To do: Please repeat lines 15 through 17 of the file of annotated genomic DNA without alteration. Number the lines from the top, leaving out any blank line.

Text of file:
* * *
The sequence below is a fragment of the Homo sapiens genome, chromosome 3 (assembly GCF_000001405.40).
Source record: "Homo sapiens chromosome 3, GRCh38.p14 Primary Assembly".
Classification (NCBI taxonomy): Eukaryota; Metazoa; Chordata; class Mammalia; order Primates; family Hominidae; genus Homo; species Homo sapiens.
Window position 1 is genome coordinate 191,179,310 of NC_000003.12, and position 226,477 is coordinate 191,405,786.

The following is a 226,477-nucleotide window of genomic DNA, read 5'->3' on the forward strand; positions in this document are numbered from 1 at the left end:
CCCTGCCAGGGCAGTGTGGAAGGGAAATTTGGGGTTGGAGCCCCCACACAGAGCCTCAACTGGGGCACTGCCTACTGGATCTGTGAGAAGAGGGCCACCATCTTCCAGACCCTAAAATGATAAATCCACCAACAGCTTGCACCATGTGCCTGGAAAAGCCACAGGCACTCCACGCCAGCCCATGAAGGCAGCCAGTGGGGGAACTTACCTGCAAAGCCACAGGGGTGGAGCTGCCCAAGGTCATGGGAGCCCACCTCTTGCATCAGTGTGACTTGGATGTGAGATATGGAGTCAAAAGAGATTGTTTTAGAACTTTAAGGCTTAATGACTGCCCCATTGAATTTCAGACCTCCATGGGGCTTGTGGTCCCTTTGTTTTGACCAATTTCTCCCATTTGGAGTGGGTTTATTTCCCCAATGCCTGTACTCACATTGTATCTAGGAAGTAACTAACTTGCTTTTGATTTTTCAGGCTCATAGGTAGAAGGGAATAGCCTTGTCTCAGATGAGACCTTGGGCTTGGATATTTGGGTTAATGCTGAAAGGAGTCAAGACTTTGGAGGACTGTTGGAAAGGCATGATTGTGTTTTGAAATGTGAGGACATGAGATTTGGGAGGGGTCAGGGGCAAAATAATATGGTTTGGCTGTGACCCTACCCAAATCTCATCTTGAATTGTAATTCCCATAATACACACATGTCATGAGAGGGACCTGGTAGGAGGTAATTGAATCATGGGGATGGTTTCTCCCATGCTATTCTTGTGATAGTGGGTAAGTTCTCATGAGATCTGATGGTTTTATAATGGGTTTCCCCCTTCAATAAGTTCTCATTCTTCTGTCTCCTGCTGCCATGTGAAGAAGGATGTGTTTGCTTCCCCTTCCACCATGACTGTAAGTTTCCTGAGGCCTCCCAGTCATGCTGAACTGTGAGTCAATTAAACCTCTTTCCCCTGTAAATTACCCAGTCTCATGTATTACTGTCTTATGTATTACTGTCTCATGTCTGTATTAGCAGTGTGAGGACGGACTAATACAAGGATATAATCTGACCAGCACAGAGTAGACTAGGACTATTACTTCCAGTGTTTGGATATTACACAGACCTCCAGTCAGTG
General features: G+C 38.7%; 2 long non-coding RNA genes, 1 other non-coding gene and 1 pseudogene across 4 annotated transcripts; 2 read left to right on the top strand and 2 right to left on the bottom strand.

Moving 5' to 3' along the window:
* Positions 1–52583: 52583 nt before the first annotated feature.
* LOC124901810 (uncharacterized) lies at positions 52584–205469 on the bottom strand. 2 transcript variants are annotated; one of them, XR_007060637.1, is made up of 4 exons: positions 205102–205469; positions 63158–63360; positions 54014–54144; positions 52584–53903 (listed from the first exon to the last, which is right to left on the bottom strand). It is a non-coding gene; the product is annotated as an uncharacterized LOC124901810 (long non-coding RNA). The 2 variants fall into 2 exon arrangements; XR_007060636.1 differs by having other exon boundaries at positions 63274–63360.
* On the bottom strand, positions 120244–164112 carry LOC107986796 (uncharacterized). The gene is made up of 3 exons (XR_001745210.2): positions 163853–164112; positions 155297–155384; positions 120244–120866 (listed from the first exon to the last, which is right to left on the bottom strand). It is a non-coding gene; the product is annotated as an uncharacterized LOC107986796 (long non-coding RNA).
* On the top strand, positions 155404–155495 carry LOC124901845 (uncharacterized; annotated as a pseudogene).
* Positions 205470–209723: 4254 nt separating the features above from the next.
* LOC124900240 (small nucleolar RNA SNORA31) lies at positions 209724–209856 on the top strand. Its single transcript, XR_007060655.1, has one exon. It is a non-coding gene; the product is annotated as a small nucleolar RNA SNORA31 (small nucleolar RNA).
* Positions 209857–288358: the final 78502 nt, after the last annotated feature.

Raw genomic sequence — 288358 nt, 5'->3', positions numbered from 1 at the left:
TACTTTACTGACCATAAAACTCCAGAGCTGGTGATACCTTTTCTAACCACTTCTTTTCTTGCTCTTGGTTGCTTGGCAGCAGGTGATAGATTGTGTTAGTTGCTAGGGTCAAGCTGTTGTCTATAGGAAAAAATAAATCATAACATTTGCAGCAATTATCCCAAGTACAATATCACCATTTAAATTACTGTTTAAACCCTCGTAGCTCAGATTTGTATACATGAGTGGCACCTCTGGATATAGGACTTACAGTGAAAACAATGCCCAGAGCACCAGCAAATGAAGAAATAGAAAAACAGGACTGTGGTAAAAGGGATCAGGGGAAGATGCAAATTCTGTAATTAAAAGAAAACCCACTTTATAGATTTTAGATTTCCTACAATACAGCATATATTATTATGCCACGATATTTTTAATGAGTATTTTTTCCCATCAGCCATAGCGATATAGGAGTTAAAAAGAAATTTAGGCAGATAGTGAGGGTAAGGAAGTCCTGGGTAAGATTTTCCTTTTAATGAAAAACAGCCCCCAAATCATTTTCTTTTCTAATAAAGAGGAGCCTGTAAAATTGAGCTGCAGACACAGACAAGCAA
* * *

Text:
* Positions 209857–288358: the final 78502 nt, after the last annotated feature.

Raw genomic sequence — 288358 nt, 5'->3', positions numbered from 1 at the left:
TACTTTACTGACCATAAAACTCCAGAGCTGGTGATACCTTTTCTAACCACTTCTTTTCTTGCTCTTGGTTGCTTGGCAGCAGGTGATAGATTGTGTTAGTTGCTAGGGTCAAGCTGTTGTCTATAGGAAAAAATAAATCATAACATTTGCAGCAATTATCCCAAGTACAATATCACCATTTAAATTACTGTTTAAACCCTCGTAGCTCAGATTTGTATACATGAGTGGCACCTCTGGATATAGGACTTACAGTGAAAACAATGCCCAGAGCACCAGCAAATGAAGAAATAGAAAAACAGGACTGTGGTAAAAGGGATCAGGGGAAGATGCAAATTCTGTAATTAAAAGAAAACCCACTTTATAGATTTTAGATTTCCTACAATACAGCATATATTATTATGCCACGATATTTTTAATGAGTATTTTTTCCCATCAGCCATAGCGATATAGGAGTTAAAAAGAAATTTAGGCAGATAGTGAGGGTAAGGAAGTCCTGGGTAAGATTTTCCTTTTAATGAAAAACAGCCCCCAAATCATTTTCTTTTCTAATAAAGAGGAGCCTGTAAAATTGAGCTGCAGACACAGACAAGCAA